We continue to condemn xenophobia in all of its forms. We denounce targeted violence against all Asian Americans, and we unite against systemic and unjust violence against Black Americans.
-----
• • • • •

In 2018, cartoonist, educator, and speaker Vishjavit Singh wrote the article (In)Visible Identity for Learning For Justice. Click the link to access SmithsonianAPA’s #LearningTogether page which features an article by Vishjavit Singh, wrote the article (In)Visible Identity for @LearningForJustice. Vishjavit’s article links classroom-ready materials including a documentary, lessons, reports about bullying, teacher resource guides, and more, all created by Sikh American organizations.

https://smithsonianapa.org/learn/

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ASAMNEWS – Filipino Veterans of World War II – Broken Promises For AsAmNews, on 2021 Memorial Day, I wrote an article in tribute to the Filipino Veterans of World War II. We remember and honor them. Unfortunately, they experienced broken promises with American government.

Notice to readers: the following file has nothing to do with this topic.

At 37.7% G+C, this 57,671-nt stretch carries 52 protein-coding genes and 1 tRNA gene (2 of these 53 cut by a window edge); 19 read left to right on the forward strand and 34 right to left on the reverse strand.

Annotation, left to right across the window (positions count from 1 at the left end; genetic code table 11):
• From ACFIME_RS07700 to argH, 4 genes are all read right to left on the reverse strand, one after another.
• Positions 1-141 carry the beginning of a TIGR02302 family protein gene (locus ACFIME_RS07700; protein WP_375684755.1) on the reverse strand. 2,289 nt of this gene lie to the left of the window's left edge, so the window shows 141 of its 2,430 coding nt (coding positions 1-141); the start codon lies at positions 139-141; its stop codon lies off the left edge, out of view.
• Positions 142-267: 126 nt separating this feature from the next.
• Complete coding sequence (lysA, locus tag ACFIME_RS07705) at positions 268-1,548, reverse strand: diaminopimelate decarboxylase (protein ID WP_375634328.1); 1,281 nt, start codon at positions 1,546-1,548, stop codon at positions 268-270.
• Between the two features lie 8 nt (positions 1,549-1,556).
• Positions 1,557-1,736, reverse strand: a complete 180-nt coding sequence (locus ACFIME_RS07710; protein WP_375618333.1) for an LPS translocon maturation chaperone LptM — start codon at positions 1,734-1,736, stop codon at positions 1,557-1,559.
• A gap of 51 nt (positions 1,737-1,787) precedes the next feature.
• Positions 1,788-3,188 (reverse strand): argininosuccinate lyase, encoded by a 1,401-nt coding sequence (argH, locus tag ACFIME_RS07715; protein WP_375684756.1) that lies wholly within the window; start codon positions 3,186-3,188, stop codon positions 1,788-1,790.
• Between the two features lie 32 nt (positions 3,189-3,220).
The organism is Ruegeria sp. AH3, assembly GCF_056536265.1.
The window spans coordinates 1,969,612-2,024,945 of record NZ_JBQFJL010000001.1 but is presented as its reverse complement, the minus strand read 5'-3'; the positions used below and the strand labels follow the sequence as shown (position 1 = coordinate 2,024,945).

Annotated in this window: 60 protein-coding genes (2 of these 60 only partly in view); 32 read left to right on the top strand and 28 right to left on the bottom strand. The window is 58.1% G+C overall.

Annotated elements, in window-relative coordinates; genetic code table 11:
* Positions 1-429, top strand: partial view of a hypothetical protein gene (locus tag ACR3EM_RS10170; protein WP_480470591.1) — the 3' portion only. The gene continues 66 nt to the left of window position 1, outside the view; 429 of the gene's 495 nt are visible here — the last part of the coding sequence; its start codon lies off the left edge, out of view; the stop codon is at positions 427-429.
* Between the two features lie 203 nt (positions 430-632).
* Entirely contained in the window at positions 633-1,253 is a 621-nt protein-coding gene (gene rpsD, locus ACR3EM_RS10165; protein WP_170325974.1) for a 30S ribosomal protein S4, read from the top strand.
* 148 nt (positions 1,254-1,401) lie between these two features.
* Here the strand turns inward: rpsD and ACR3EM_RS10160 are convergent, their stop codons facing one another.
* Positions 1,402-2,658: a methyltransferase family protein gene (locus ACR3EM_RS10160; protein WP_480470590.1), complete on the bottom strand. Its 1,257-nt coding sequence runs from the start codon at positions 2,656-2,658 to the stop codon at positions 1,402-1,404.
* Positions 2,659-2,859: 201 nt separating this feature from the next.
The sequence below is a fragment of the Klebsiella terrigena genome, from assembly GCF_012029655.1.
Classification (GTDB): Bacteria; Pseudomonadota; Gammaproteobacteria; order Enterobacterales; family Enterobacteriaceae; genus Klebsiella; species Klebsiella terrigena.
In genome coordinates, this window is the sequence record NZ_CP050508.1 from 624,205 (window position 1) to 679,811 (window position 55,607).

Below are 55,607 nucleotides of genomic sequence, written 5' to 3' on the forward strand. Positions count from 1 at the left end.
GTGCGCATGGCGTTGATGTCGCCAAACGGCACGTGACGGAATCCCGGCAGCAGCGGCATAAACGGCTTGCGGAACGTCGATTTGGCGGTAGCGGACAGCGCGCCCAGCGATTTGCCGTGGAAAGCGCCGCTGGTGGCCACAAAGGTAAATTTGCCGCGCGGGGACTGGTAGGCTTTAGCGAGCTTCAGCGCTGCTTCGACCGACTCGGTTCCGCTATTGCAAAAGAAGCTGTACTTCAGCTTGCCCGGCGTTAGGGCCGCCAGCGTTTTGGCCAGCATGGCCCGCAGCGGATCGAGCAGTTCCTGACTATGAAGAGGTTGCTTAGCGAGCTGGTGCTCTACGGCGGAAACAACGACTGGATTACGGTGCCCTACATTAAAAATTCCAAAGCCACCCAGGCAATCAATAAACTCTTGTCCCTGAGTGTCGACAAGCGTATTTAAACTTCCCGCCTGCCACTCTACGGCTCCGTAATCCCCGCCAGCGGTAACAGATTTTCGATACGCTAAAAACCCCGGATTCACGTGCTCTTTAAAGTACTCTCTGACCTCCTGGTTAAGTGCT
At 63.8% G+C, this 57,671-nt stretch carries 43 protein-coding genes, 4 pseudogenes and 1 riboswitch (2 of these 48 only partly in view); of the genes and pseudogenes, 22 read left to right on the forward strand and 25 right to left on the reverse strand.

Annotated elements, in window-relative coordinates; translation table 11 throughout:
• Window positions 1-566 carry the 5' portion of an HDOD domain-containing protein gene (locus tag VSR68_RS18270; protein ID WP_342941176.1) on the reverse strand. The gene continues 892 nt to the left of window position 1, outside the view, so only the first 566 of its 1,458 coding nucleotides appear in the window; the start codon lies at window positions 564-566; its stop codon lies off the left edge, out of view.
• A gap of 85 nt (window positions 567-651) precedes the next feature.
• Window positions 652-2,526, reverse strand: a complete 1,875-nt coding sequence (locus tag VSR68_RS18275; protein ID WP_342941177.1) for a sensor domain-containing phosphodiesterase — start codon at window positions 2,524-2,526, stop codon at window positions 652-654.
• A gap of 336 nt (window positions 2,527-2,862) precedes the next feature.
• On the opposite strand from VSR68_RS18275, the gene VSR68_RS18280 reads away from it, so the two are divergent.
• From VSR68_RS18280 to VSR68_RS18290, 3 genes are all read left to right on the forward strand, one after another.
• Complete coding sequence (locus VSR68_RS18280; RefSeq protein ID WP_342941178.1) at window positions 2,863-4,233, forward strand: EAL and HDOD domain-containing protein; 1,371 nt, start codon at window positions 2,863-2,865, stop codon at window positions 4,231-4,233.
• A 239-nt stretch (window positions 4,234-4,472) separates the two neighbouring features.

2 Chinese American veterans talks about service, hate against Asian community WCVB NewsCenter 5, in Boston, interviews retired Army Major General William Chen and Marines Sergeant Matt Seto.
CIVIC FORUM EVENT - Asian American History, Leadership, and Political Participation May 30, 2021, Sunday, 4:00 p.m. - 6:00 pm (Pacific Time Zone) Moderator: David Louie, ABC7 News Reporter, KGO-TV San Francisco Speakers: 1. Judge Troy L. Nunley, US District Judge, Eastern District of California 2. Raymond Chong, President, Generations LLC, Sugar Land, Texas 3. Professor Pei-Te Lien, Political Science, UC Santa Barbara 4. Catherine Chen, Chief Executive Officer, Polaris, Washington, D.C. The speakers, a federal judge and 3 Chinese Americans (1st, 2nd, and 6th-generation), will share their personal, family, professional, and historical perspectives on what it means to be Asian American today. A 60-minute Q&A will follow their presentations. Zoom webinar link: https://zoom.us/j/91531341881?pwd=NVBOaG1ub01wYWt1MGloZWtuTFErdz09 Webinar ID: 915 3134 1881 Passcode: 2021 Or register by Eventbrite: https://www.eventbrite.com/e/asian-american-history-leadership-and-political-participation-tickets-154905086283 To contact us: [email protected]